Voters in Michigan are responding favorably to Rep. Pete Hoekstra’s “positive” campaign for governor in Michigan, while his major opponent for the Republican nomination is seeking to “trash” his opponents, Hoekstra says in an exclusive Newsmax interview.
Hoekstra also says he’d like to join President Barack Obama for a “beer summit” after Obama recently took a swipe at the congressman over his opposition to the stimulus plan.
Some polls have Hoekstra running neck and neck with Michigan Attorney General Mike Cox for the GOP nod. Asked how his campaign differs from those of Cox and other candidates, he tells Newsmax: “One thing that is a clear differentiator is, I believe in the people of Michigan.
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“I’m all about giving them more freedom, less solutions from government. Cut red tape. Cut bureaucracy. Cut spending and cut taxes. Give the people of Michigan freedom back and we’ll be amazed at what they can do to bring our economy back.
“The second thing that really separates me from I think all the other campaigns is the type of campaign we’re running. We’re running a grassroots campaign. It’s very, very positive. The attorney general yesterday launched another negative attack on my campaign. He appears to believe that the best way for him to get ahead is for him to trash the rest of the people in the race. It’s totally uncalled for and unnecessary and the people of Michigan haven’t been responding to it.
“But we’re finding great success. When we say that as governor I’m going to serve, I’m going to focus on the people of Michigan, people are responding.”
With Michigan suffering from high unemployment and a depressed economy, Hoekstra says he has a plan to improve conditions there.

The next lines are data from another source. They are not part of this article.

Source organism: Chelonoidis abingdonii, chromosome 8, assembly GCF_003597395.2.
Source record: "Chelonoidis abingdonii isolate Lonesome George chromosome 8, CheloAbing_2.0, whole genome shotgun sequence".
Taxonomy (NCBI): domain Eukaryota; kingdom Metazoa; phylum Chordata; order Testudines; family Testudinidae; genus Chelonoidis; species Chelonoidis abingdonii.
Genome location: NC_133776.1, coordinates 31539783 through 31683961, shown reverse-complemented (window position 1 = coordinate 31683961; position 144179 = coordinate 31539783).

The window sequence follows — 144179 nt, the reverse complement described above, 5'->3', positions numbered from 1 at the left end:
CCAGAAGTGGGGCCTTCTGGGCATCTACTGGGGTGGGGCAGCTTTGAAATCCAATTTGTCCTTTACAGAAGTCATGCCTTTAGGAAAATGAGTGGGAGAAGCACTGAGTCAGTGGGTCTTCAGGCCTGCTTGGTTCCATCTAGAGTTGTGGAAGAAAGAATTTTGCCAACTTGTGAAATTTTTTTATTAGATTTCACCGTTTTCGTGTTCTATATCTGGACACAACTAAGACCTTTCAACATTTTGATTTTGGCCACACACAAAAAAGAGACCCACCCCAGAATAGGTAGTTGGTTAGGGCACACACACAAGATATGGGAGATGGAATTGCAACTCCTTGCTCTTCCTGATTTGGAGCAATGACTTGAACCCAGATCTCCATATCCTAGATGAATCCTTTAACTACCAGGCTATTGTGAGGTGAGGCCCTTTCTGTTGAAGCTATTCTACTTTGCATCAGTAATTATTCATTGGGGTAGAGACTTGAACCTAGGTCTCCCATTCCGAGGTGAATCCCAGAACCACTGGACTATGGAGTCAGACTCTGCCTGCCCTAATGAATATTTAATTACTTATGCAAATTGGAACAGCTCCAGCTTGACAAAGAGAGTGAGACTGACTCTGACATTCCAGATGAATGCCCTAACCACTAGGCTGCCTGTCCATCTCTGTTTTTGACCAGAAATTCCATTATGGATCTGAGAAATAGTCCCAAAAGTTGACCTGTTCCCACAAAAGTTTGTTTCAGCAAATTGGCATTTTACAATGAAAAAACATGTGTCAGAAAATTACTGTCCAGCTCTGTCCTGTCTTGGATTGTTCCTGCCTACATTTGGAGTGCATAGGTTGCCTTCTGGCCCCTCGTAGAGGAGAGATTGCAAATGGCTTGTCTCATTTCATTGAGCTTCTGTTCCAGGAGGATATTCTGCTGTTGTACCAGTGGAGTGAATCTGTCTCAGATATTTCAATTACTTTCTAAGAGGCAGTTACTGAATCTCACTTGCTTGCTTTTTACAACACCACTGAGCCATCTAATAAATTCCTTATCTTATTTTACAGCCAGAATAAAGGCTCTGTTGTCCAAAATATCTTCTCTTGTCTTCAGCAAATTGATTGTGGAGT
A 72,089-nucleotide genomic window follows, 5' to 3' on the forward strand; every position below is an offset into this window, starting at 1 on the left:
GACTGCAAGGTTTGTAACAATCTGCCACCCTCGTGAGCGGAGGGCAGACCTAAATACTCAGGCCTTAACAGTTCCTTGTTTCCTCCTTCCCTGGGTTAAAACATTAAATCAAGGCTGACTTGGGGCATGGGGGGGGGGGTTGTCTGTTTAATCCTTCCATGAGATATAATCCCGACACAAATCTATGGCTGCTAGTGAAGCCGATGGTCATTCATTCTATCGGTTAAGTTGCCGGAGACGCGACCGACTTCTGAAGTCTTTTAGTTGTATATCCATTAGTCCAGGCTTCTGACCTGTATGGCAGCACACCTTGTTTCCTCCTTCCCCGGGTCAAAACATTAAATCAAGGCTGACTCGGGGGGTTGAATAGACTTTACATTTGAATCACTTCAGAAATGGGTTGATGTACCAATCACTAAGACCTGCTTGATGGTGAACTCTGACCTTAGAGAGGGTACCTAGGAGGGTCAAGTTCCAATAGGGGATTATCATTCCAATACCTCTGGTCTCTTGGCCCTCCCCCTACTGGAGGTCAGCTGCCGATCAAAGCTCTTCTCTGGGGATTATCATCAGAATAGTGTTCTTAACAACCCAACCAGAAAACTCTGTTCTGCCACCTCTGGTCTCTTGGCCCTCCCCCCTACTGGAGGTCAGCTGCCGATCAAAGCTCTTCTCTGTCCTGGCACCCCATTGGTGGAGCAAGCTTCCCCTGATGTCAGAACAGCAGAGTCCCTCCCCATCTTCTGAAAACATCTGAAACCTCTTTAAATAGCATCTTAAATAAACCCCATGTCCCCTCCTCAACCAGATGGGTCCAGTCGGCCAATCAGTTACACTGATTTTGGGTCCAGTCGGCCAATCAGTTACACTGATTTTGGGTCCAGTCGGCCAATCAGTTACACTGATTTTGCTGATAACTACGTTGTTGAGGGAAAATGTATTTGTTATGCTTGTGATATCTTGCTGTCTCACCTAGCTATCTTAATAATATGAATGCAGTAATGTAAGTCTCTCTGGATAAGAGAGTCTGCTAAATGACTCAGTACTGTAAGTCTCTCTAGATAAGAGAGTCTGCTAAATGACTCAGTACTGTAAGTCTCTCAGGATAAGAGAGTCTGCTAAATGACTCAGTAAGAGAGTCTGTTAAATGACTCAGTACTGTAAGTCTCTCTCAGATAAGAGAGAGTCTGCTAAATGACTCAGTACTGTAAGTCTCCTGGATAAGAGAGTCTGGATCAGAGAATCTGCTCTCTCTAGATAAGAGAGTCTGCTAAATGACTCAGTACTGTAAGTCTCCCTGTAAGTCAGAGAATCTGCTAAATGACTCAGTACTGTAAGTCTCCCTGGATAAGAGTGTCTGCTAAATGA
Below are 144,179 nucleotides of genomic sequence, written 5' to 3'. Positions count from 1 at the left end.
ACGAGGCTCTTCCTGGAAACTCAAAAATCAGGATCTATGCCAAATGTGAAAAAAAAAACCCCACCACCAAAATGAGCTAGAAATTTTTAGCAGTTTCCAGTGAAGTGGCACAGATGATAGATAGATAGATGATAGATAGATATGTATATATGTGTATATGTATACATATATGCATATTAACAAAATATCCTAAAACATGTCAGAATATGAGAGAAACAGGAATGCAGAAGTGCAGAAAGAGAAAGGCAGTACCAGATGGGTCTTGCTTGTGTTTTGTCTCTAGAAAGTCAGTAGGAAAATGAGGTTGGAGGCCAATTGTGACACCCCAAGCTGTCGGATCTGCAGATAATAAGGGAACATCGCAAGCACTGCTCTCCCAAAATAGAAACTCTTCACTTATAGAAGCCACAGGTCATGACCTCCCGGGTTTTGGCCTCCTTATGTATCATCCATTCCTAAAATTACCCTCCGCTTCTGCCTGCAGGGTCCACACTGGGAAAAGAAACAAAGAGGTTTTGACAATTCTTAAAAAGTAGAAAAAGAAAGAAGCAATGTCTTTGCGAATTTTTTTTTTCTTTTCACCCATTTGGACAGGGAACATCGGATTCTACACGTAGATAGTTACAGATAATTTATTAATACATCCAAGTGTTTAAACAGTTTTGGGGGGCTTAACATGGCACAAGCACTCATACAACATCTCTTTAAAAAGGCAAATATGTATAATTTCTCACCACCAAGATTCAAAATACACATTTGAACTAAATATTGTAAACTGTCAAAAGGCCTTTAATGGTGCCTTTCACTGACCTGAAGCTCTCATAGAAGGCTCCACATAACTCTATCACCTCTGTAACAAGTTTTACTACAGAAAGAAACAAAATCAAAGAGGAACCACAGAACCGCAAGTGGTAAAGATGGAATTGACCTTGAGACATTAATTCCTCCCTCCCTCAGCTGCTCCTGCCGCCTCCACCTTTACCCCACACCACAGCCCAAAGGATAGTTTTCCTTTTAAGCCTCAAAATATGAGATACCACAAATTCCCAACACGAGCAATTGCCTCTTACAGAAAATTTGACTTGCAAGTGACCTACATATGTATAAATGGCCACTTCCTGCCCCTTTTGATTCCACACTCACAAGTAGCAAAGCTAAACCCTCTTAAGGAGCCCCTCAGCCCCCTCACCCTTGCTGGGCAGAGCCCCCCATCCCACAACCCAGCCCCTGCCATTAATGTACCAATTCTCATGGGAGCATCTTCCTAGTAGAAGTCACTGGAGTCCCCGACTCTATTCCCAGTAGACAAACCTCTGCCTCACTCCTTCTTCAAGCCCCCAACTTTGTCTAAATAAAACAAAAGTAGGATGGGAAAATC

“My plan is very simple,” he says.
“Streamline bureaucracy, cut government spending, reform perhaps the worst tax code in the country for business, and reduce our taxes. Make Michigan a magnet for capital investment. Make it easier to do business in Michigan and make it less expensive to do business, and I think we will be amazed at what the people of Michigan will be able to do.”
President Obama took a shot at Hoekstra during a July 14 event in Holland, Mich., subtly taunting the Republican - who was seated in the front row - for opposing the federal stimulus package but showing up at a groundbreaking ceremony funded by it.
"Some made the political calculation that it's better to obstruct than lend a hand,” Obama said. “They said no to the tax cuts, they said no to small business loans, they said no to clean energy projects. It doesn't stop them from coming to ribbon cuttings — but that's O.K."
Hoekstra was asked if he agrees with those who have called for an apology from the president.
“I don’t know if the president needs to apologize, but one of the articles I saw said maybe he ought to invite me over for a beer summit.
“I’d be more than open to going over to the White House, sitting on the back lawn and having a beer with the president, and just saying, hey, let bygones be bygones. Let’s move forward.”
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